After being hospitalized for COVID-19 in June, Toño Mauri underwent a lung transplant at UF Health Shands Hospital.
Like many other survivors, the Mexican actor and singer’s lungs were permanently damaged by the virus. Ultimately, a transplant was his only option for recovery.
“We are increasingly seeing patients who have contracted the virus, battled it, but at the cost of severe lung damage,” said Tiago Machuca, M.D., Ph.D., chief of the division of thoracic surgery and surgical director of the lung transplant program.
When Mauri came to UF Health, he had been fighting the aftereffects of COVID-19 for five months. He’d needed mechanical ventilation, a tracheotomy and even ECMO for 44 days, Machuca said.
Although he was removed from ECMO, Mauri remained highly dependent on mechanical ventilation to keep his body oxygenated.
“It’s unusual to see complete lung recovery once you are so far out from the original onset of illness,” Machuca said.
By the time Machuca met Mauri, the actor was showing signs of advanced chronic lung disease.
“There comes a point where it is not reasonable to believe that he would be weaned from the ventilator,” Machuca said.
As soon as Mauri arrived at UF Health on Nov. 25, the lung transplant team hit the ground running.
“We continue to see the devastation COVID-19 creates for the patients,” said Andres Pelaez, M.D., medical director of the lung transplant program and an associate professor of medicine in the UF College of Medicine. “Toño Mauri went from a minor “gripa” to complete destruction of his lungs.”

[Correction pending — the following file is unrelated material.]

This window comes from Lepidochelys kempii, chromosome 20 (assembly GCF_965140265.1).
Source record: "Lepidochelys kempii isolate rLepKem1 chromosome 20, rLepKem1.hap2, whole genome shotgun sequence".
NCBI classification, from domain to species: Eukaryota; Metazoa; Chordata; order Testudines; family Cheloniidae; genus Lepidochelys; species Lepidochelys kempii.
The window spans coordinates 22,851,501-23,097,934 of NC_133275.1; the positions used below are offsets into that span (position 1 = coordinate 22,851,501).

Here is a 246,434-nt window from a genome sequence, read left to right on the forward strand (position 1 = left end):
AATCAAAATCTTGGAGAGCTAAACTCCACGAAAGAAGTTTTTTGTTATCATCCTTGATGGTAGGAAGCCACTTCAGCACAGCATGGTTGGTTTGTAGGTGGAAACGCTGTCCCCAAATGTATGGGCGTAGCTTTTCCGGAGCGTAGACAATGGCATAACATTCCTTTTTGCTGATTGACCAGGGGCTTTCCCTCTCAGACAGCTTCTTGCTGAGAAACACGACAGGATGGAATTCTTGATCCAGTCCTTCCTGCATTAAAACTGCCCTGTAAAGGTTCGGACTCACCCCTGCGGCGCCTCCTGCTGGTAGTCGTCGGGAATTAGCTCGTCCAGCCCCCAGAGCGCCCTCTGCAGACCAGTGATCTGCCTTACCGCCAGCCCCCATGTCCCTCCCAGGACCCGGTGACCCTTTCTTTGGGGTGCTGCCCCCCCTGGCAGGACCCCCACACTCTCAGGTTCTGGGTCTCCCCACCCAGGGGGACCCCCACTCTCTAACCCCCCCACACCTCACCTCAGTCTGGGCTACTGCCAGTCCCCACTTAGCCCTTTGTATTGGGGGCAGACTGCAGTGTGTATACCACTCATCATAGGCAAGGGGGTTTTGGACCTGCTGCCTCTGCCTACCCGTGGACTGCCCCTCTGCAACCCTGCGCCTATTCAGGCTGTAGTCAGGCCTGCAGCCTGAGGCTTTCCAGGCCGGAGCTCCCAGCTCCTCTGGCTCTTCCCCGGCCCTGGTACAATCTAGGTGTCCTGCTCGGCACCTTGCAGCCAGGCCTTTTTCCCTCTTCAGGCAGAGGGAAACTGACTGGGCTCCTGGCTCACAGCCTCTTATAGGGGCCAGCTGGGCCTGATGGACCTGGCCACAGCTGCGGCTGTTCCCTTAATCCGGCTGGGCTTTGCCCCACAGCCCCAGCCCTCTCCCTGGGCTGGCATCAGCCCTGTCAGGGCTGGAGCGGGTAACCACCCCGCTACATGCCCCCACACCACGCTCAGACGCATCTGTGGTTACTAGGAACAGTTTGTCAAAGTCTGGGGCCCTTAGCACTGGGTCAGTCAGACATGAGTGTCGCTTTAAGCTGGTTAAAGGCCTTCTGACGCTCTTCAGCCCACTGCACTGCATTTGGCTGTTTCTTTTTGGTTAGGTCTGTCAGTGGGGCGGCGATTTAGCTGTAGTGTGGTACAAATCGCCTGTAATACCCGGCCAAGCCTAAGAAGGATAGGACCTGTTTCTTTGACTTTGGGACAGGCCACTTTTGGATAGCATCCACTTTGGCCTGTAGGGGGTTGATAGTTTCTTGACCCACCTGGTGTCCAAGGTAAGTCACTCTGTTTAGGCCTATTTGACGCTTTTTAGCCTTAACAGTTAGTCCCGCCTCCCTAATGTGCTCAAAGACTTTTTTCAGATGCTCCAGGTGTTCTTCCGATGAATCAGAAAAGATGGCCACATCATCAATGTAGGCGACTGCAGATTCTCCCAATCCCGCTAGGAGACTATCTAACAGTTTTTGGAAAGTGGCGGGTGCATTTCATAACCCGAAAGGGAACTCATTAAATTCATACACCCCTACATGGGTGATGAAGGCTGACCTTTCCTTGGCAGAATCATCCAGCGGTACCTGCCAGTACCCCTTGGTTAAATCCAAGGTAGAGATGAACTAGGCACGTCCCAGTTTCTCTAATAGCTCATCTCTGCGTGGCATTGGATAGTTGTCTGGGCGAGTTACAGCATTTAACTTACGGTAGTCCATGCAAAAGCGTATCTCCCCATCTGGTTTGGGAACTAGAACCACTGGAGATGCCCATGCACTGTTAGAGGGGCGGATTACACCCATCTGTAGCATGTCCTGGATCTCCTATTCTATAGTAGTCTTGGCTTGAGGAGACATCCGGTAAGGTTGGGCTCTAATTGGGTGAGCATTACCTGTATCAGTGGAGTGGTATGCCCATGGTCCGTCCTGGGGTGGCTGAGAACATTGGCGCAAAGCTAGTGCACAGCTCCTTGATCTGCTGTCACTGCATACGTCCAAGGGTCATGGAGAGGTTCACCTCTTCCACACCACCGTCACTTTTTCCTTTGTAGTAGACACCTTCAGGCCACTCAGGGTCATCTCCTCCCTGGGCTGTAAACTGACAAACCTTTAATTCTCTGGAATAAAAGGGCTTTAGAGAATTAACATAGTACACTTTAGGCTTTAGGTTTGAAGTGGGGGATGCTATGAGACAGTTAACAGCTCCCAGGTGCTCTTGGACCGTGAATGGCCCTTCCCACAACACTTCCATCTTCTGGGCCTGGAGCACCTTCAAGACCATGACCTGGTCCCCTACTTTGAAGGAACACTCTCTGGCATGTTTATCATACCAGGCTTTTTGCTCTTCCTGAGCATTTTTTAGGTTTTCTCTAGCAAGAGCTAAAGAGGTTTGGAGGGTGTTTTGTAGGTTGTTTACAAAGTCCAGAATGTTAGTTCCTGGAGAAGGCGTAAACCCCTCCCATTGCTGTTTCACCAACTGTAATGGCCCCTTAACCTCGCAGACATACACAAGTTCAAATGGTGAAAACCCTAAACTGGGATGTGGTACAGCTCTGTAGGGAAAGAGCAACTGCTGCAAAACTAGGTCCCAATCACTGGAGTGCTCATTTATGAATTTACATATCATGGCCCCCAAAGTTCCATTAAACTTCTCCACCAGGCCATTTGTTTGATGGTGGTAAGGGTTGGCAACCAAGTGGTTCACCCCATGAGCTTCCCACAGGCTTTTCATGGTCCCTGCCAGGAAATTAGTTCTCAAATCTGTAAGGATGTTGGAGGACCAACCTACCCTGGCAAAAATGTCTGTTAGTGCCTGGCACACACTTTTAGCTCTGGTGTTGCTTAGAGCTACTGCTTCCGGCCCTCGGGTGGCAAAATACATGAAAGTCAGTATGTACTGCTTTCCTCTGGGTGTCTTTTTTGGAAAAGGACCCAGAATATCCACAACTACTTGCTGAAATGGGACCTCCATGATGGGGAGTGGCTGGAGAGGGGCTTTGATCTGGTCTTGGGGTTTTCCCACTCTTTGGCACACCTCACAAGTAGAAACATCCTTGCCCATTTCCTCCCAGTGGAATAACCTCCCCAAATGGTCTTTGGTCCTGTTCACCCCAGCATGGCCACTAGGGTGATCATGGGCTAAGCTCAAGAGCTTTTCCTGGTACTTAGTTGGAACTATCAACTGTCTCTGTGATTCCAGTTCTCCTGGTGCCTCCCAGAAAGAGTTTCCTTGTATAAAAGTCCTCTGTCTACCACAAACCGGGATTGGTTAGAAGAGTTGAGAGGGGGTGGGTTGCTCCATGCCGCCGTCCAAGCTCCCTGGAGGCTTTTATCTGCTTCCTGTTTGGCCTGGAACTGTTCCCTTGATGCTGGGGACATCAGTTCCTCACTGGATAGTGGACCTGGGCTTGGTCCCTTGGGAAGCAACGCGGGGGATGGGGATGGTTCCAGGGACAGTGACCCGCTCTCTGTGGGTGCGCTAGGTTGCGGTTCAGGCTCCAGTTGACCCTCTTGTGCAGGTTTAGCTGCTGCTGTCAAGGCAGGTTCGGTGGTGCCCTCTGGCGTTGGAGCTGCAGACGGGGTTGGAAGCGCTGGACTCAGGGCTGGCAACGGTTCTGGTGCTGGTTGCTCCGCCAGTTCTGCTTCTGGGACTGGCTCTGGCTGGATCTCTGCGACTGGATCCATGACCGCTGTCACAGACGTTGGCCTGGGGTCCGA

Currently, there are many patients in the U.S. who continue to struggle with severe lung damage after COVID-19, Pelaez said. Fortunately, Mauri worked with a multidisciplinary team that included physical therapists, occupational therapists, respiratory therapist and nurses in the ICU.
“We worked very hard to get him well enough to qualify as a transplant candidate,” Pelaez said.
After just one week their efforts paid off, and Mauri was listed.
Donor lungs are allocated according to the severity of the recipient’s pulmonary condition. Those whose conditions are acute, and require a high level of mechanical support, are placed closer to the top of the transplant list, Machuca said.
“His wait time on the list was 14 days,” Machuca said. “We often transplant patients in severe conditions within this time frame, if not sooner.”
Machuca describes Mauri as heavily motivated—both by his strong support system, and by all the goals he still wants to accomplish.
“He can get his life back,” Machuca said. “This procedure was not only meant to save his life, but to ensure its quality.”
Only 48 hours after his transplant, Mauri is awake and practicing breathing on his own in small intervals for the first time in months. He is the eighth patient to receive a lung transplant at UF Health for lung damage from COVID-19.
“He wasn’t getting better,” said Carla Alemán, Mauri’s wife. “I took it into my own hands.”
She looked to a physician consultant group, who researched a variety of institutions and identified UF Health as Mauri’s best chance.
“I needed the best—so we came here,” Alemán said.
The Scientific Registry of Transplant Recipients (SRTR) ranks UF Health’s lung transplant program as first in the nation for one year survival after transplantation among other large, high volume transplant centers.
“This is the best Christmas present we could have asked for,” Alemán said.